We celebrate Christmas in our home and we’ve been incorporating math into all of our traditions this season. I’ve shared several ideas on my social media over the last few weeks and I’d like to collate a few ideas in today’s post.

Advent Calendars

Advent calendars are a popular way to build anticipation up to the big day. The calendars we have this year have the dates 1-24 randomly placed.

Use your advent calendar to initiate a math conversation with your child:

  • Number recognition – each day your child has to find the number that matches the date
  • Date Recognition – discuss how each day gets a new number.
  • Counting Down – each time a day goes by, we get one day closer to Christmas. This idea enforces counting backward.
  • Arrays – the calendars pictured are arrays. Arrays provide many opportunities for math talk including repeated addition, subtraction, rows, columns, multiplication, and more. Want to learn more about arrays? Visit my recent post Math Talk from Arrays.

Making Hot Chocolate

We’ve reached cold temps here in Ontario and you know what that means… hot chocolate all around. Wondering how to incorporate some math talk into making that silky goodness?

Hot Chocolate
  • Procedural writing – write out the steps to making the hot chocolate.
  • Following algorithms – follow your procedure by implementing each step.
  • Measuring ingredients – measure your chocolate powder and hot water.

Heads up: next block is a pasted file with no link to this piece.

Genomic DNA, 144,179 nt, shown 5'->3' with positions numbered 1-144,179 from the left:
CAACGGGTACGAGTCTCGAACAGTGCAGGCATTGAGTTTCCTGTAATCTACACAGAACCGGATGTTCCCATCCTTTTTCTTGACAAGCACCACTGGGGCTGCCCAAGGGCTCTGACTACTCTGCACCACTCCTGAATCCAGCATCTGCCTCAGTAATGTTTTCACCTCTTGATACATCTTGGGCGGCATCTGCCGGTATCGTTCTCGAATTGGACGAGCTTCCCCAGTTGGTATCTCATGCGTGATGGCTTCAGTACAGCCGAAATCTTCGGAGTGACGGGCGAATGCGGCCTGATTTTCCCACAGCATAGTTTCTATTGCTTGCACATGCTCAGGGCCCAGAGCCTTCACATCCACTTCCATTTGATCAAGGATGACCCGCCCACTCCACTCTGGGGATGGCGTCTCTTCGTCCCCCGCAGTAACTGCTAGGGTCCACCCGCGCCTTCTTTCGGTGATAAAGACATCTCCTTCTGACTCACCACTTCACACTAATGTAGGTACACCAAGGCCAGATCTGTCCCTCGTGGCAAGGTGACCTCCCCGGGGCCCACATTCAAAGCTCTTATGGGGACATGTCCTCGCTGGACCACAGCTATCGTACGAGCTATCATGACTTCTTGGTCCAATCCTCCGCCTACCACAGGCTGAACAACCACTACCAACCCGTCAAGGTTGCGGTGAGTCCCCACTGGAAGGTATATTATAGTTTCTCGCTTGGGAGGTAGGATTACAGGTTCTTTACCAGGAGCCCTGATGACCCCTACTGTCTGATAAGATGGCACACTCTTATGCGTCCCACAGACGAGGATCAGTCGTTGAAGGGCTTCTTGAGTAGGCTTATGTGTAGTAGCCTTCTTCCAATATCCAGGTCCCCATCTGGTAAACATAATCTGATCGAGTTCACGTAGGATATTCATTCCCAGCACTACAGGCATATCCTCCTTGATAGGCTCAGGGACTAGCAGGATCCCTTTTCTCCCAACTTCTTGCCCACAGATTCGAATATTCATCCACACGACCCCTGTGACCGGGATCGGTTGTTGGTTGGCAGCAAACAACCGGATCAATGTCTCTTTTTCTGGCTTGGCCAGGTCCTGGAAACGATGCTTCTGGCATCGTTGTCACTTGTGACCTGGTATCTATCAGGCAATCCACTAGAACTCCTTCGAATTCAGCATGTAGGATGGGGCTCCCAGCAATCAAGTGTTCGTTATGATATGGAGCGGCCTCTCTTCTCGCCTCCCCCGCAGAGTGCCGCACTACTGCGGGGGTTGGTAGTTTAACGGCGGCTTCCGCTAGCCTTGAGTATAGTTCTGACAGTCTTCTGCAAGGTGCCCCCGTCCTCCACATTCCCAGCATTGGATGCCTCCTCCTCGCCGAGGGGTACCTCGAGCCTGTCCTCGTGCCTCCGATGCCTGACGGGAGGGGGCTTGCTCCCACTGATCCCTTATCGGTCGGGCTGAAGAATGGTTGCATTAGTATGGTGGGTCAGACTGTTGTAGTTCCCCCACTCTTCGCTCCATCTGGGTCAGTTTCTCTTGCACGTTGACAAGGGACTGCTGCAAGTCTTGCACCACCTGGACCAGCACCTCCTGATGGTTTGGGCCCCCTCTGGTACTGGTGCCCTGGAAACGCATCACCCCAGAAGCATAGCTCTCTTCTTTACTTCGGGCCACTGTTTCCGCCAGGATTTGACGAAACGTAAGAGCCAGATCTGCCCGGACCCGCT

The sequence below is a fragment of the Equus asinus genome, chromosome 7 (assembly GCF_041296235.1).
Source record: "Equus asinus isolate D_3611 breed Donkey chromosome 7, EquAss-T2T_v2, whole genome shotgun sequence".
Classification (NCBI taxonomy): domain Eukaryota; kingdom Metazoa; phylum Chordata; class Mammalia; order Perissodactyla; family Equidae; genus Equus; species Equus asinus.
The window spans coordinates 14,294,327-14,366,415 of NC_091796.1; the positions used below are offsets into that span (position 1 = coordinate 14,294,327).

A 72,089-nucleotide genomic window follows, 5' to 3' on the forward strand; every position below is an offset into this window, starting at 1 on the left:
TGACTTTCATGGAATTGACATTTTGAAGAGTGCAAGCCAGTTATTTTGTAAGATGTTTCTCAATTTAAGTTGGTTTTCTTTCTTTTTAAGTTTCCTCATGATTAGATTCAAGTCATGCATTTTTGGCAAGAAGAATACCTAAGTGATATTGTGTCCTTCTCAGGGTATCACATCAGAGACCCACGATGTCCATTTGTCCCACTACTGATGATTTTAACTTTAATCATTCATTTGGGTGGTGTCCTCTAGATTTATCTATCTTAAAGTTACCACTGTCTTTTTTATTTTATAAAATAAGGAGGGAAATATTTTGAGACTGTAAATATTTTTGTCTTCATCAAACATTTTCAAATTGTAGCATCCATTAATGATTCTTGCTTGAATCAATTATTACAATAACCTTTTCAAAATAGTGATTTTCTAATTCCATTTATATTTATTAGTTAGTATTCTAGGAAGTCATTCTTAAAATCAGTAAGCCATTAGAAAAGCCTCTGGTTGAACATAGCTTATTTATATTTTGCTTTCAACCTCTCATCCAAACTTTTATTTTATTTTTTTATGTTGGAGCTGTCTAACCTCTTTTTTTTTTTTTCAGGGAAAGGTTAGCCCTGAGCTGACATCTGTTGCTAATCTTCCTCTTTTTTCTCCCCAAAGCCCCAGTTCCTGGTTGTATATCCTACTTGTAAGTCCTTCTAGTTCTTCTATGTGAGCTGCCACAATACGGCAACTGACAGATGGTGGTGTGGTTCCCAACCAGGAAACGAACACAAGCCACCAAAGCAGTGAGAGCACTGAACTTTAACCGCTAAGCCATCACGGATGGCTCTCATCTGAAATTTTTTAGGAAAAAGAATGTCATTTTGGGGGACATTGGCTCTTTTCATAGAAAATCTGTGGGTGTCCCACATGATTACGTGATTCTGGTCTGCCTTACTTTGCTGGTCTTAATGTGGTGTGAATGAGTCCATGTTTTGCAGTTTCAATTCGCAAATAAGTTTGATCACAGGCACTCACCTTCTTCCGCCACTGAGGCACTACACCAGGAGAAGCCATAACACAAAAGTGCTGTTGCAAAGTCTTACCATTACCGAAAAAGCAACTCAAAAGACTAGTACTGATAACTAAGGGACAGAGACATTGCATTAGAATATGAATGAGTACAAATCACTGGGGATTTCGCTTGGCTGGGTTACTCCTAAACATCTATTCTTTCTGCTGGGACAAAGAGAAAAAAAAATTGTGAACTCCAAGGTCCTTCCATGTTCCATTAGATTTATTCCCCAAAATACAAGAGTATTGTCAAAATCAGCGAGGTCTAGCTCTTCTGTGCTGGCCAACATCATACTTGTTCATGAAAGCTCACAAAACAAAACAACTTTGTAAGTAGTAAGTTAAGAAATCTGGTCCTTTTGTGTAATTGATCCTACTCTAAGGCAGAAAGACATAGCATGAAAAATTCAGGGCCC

• Counting – count out your marshmallows.

Wrapping Presents

Today is wrapping day and we’ve been deep in the boxes and wrapping paper for a couple hours now. What math conversations can you spark while wrapping your gifts?

Wrapping Presents
  • What is the shape of the box? How many faces? Edges? Vertices?
  • Estimate how much wrapping paper is needed to cover the box. Everyone does this a little differently, but the goal is to get all the faces completely covered.
  • How can you wrap the box most efficiently? No one wants to waste paper. Let’s figure out how to do it using the least amount of wrapping paper.
  • How long of a strip of tape will we need for the whole box? How many pieces should we use to keep the paper in place?
  • Do you wrap ribbon around the box? What length of ribbon will be needed? What if we wrap it around twice?

If you celebrate this season, please share your math conversations!

Keep spreading the math love <3

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